“Hackers continue to innovate.New systems penetration techniques and evasion methods have made it much easier for hackers to carry out their malicious intent”, comments Omer Dembinsky, Data Research Manager, Check Point Software.
Hackers are taking advantage of the existence of new variants of Covid-19, a topic that has been, since the beginning of the Pandemic, the favorite “bait” of computer pirates to carry out attacks. However, the new variants discovered are being used to steal credentials or sensitive data, with the aim of using them in profitable cyber attacks, data taken from the latest report by the European Union Agency for Cybersecurity (ENISA).
“During the pandemic, cybercriminals have been exploiting people’s interest, concern, curiosity and fear, using Covid-19-related phishing baits for financial gain”, the report explains.
Furthermore, cybercriminal activities are also oriented towards exploring curiosity about tests, locating new cases and, equally, towards vaccination. In addition to these focuses, attacks are also targeted at remote work individuals, using personalized threats. In turn, HP highlights the purchase and connection of new devices that are not controlled by the IT technical teams, the so-called Shadow IT.
These cyberattacks are carried out by criminal agents highly specialized in each area of action, that is, there are teams specialized in initial access to organizations, obtaining access to the administration, exfiltrating sensitive data and, also, expert teams in negotiation. for the purpose of extortion. The tactics used are aggressive and of great impact, making the entire recovery process quite complex and financially costly.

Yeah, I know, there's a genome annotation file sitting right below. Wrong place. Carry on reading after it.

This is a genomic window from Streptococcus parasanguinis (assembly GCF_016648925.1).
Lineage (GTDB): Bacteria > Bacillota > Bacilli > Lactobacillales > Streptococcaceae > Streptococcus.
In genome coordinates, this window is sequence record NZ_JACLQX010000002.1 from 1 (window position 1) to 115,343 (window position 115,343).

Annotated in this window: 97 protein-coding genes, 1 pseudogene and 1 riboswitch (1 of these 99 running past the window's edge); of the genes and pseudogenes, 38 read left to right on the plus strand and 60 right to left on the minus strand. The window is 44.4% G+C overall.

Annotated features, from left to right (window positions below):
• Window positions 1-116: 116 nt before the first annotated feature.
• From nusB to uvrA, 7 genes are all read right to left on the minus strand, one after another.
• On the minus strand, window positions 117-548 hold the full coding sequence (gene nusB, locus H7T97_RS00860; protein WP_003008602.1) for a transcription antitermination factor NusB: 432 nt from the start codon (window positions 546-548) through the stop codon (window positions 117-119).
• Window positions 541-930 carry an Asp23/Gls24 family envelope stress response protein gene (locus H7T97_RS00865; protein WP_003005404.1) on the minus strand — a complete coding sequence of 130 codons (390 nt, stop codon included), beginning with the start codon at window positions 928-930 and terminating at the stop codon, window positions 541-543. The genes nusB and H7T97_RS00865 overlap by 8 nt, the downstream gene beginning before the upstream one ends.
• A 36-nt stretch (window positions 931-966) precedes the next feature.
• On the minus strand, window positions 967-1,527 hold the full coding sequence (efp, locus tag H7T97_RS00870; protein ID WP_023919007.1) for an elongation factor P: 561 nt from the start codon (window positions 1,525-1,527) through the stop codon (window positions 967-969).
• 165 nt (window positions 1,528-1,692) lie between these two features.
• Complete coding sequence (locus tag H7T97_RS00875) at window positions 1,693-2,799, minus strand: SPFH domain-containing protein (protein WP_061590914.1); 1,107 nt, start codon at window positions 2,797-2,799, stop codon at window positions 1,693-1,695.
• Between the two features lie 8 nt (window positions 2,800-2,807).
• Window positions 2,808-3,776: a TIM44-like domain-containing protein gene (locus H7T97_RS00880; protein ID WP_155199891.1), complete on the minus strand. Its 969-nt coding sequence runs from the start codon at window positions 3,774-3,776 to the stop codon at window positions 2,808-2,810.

With regard to exfiltrated data from organizations, in addition to business data, personal data that is covered by GDPR law is often involved. As a result, some of these ransomware attacks culminate in investigations by the National Data Protection Commission.
A study by HP showed that 74% of IT teams reported increases in the number of employees who opened links or attachments that contained phishing in emails. In turn, 40% of respondents said they had clicked on a malicious email and 49% of these say they have done so more often since remote work began. On the other hand, of the office workers who clicked or almost clicked, 70% did not report it to the IT team, where 24% did not consider it important, 20% thought they were bothering and 12% were afraid of punishment.